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Comment: Re:Don't ask, don't tell (Score 1) 111

by insanecarbonbasedlif (#49382463) Attached to: SCOTUS: GPS Trackers Are a Form of Search and Seizure

This ruling doesn't even have anything to do with planting a tracking device. It is in regards to an individual who has been convicted of multiple sexual offences who has served his time and is being required by the State of North Carolina to wear a GPS anklet for the rest of his life. He challenged that on 4th amendment grounds. NC argued successfully (at the state level) that this requirement is not a search. The SCOTUS disagreed and sent the case back to NC.

Jeez, RTFA.

Combative much? Let me rearrange your words so you can see how it relates to my original point, and you tell me how I did it wrong, and then I'll let you deal with the fact that you're chasing your own tail while barking at me...

NC argued [that] wear[ing] a GPS anklet ... is not a search

The SCOTUS disagreed

First line of the article:

If the government puts a GPS tracker on you, your car, or any of your personal effects, it counts as a search—and is therefore protected by the Fourth Amendment.

Jeez, what as that about reading the article again?

Comment: Re:Government would've jumped on them (Score 1) 82

by HBI (#49382197) Attached to: Microsoft Considered Giving Away Original Xbox

By the time of Warp, the battle was over. OS/2 2.0 was IBM's only opportunity - a window between 3.1 and the release of Win 95. They got decent market penetration and even switched a few corporate shops over to OS/2. 2.0 had no TCP/IP stack at the time. I believe it came along with Warp 3.0 Connect, which was released in May 1995, too late to make a difference in the adoption of 3.1 and 95.

Comment: Re:Government would've jumped on them (Score 1) 82

by HBI (#49381301) Attached to: Microsoft Considered Giving Away Original Xbox

I'll grant you that the OEM deals helped, but before even 95 came out, people wanted Office. There were WordPerfect holdouts and people who liked Quattro Pro. But it was fast becoming a Microsoft world and none of the competitors stood a chance against Office. IBM created a suite but it was too little, too late.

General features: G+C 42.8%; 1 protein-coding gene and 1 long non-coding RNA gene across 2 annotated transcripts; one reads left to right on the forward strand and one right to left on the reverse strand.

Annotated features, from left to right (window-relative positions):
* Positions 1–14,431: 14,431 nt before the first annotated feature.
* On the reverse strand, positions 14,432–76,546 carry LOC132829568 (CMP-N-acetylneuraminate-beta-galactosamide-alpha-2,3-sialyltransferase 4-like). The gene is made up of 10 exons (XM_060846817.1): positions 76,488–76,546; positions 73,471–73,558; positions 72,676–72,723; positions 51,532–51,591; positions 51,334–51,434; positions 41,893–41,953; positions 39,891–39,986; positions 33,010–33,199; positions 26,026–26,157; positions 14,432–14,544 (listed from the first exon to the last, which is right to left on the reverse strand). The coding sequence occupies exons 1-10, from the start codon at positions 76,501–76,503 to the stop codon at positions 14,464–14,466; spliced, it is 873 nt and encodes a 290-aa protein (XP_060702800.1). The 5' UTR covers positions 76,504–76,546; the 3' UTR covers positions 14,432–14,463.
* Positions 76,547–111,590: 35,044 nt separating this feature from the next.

The OEM deals wouldn't have worked if people purchasing in the commercial space didn't want Windows. It made things easier than dealing with the licensing for different applications from different vendors, and buying Microsoft appeared cheaper at the time than being on an upgrade treadmill with multiple companies. "You mean I can get rid of Foxpro, Wordperfect and even Novell? Sign me up." This would have happened regardless of the OEM bundling. Reducing the friction of licensing is primarily what won that world for Microsoft.

What the OEM deals primarily did was to make sure home users ended up with Windows, which gave them the gaming market for a while.

Comment: Re:WWJD? (Score 1) 1146

An economic group that has far less influence than the much larger minority, based on percentage, of blacks in Montgomery. ""

Are you kidding me? As soon as this bill passed all i have seen on TV/radio/internet is a furious storm of outrage over what is perceived as persecution of gays, the Governor of a state has been forced to publicly debate this bill within days of it's signing... a plethora of sanctions have been instantly levied against the state of Indiana.

How many years of protests and murder happened over civil rights of blacks in the south?

The power and force of the LGBTt community is incredibly powerful, swift, and easily harnessed to put pressure or punishment against any perceived injustice to that community.

"I would rather not repeat those times with blacks replaced with "fags."

Well i guess that's the point of insisting homosexuality is not a choice, because if it was a choice then it wouldn't quite be on the same moral high ground as skin color would it?

Comment: Re:"Fruit of poisonous tree" does not apply (Score 1) 143

by Some_Llama (#49380527) Attached to: Silk Road Investigators Charged With Stealing Bitcoin

They might as well skip the formality and just escort DPR out of prison here and now. I'm not even a lawyer and I could get DPR freed with this. I'd just go in the courtroom and be all like:
"Your honor, I could waste every-bodies time going through every exhibit one by one and moving to suppress, but can we just get this over with so everyone goes home early? I request the juries verdict against my client be overturned in light of the government's/and their agents malfeasance and request that the case against my client be dismissed with prejudice. We can also do this the slow boring way, but the outcome of that process seems pretty obvious..."

"Yo homie, slow your roll, we alls know this guy ain't done nutin wrong but wees gotta examine evidence and suchizzle stuff to havs all the due processes down in this bitch".

Comment: Re:Government would've jumped on them (Score 3, Interesting) 82

by HBI (#49380167) Attached to: Microsoft Considered Giving Away Original Xbox

Every successful OS over the microcomputer age has had a killer app, something that it did that other competing machines did not. Something to sell it. Apple IIs had VisiCalc. The IBM PC had Lotus 1-2-3. Macintoshes had Pagemaker and later Quark. Windows had the Office suite, ultimately. OS/2 had nothing. Sure, it was great at running other OS' apps - it was a great DOS emulator and did Windows 3.1 pretty excellently, but it had no killer app of its own. This was mainly because IBM didn't consider it important to get people to write apps for its OS.

You can call that a lack of marketing and still be right. It's just not "marketing in general" but "marketing to developers".

IF I HAD A MINE SHAFT, I don't think I would just abandon it. There's got to be a better way. -- Jack Handley, The New Mexican, 1988.